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Artisan II course - day one freedom, day five miche

Shiao-Ping's picture

Artisan II course - day one freedom, day five miche

Day one of Artisan II course at the San Francisco Baking Institute, Frank our instructor touched on a buzz word for me - Freedom.  This was by no means any where in the manual or was there any hint on his part of an emphasis when he mentioned it; it was a casual passing comment.  He said the best bread for him is a bread with a pre-ferment (poolish or sponge where there is a small amount of commercial yeast) and a levain (in the final dough which is then retarded), and that this combination gives you a lot of "freedom."  

There were 16 of us sitting in the classroom.  Not everyone gets a message at the same level.   I am not suggesting one level is higher than another, or a student who gets a particular message is a better baker than the rest of the class.   I am saying - the message I received has a special meaning to me, and me only.  For the rest of the day, I was chewing on the concept.   I did not know what exactly in Frank's remarks that fascinated me - is it the excitement in the knowledge that the combination of a pre-ferment and a levain would give me the possibility of making a great flavored bread, or what?  It was not until the next night when I was reading my French bread book (which I brought from home) with the assistance of Google translator on French bread tradition that it clicked on me - tradition? freedom? 

Is tradition a quantifier and qualifier, a boundary, a set of rules and conventions; or is tradition a liberator?   Why did the best abstract artists in fine art history start their life-long pursuits by doing serious charcoal sketches and still-life drawings?   I am a Chinese, but do I want to be bound by it?   Freedom.   My tradition is one enriching element in my fabric but I do not want it to be a boundary.   I learn bread, but I do not want to be bound by the bread conventions.   I will make breads that are meaningful to me, whatever that is.   I answer to myself.

As in any learning, formula can never replace the reasoning behind.  The concept is always more valuable than the mere formula.  Once we are able to extract the governing concept or principle from the formula, we have freedom to construct our own formula.   The aspect of freedom excites me far more than the formula.  But I have to start my learning from the formula.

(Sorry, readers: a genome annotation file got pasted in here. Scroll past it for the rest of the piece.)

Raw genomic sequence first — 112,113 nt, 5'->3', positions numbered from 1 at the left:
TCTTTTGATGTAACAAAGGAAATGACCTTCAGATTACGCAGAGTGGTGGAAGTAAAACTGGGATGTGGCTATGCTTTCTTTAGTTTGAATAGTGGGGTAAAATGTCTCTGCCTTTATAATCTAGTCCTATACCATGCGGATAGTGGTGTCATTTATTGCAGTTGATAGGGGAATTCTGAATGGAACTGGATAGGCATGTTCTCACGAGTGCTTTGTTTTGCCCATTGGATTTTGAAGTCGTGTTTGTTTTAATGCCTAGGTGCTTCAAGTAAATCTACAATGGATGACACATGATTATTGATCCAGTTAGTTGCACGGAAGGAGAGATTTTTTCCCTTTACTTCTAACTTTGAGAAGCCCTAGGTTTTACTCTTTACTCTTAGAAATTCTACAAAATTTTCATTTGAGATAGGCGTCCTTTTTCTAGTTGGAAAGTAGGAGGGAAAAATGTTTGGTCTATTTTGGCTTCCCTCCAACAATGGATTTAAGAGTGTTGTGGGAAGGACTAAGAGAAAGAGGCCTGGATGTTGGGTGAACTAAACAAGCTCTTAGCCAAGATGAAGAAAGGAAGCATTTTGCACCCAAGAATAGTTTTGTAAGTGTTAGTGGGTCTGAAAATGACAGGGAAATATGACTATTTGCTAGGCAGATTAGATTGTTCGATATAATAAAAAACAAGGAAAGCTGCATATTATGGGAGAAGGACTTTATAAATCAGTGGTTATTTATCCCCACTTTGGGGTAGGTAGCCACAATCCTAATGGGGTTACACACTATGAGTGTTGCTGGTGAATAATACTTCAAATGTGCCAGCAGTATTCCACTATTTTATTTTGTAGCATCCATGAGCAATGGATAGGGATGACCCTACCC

A Sourdough Formula From Scratch - 5 Days Start To Finish

day 1 at noon, starting to make the culture

  • 200 g bread flour
  • 200 g whole wheat flour
  • 400 g lukewarm water (80F)

day 2 at 8 am

culture on day 2 morning before feeding (after the very first mixing of flour and water the day before)

  • 200 g bread flour
  • 200 g lukewarm water (80F)
  • 200 g culture from the day before (threw away the rest)

day 2 at 4 pm

culture on day 2 afternoon before feeding

  • 200 g bread flour
  • 200 g water
  • 200 g culture from the morning (threw away the rest)

day 3 at 8 am

culture on day 3 morning before feeding

  • 200 g bread flour
  • 200 g water
  • 200 g culture from the day before (threw away the rest)

day 3 at 4 pm, beginning to turn the culture into a starter


culture on day 3 afternoon before feeding and turning into starter

  • 300 g bread flour
  • 300 g water
  • 120 g culture from the morning (threw away the rest)

day 4 at 8 am

starter on day 4 morning before being fed

  • 300 g flour
  • 300 g water
  • 200 g starter, amount increased from 120 g to 200g as this would be used in the afternoon to make sourdough!

day 4 at 3 pm, starting to hand mix the following ingredients for sourdough:

  • 673 g bread flour
  • 471 g water
  • 18 g salt
  • 337 g levain from above

Total dough weight 1.5 kg and total dough hydration 76% 

  1. Mix the above ingredients in a bucket (or a large bowl) by hand. 
  2. Turn out the sticky mess onto the work bench.
  3. Use the palm of one hand, stretch out (like smearing) the sticky mess against the work bench for one minute, not any longer, to thoroughly hydrate the flour;.
  4. Scrape the sticky mess back into the bucket.
  5. With one hand holding the edge of the bucket, another hand stretches and folds the dough onto itself at one corner of the dough; then gives the bucket a 1/4 turn, and stretches and folds the dough again until you have done four corners (ie, one round); do two round in total, no more.
  6. At 30 minutes mark, repeat step 5
  7. At another 30 minutes mark, repeat step 6; at this point you will notice some strength in dough has developed.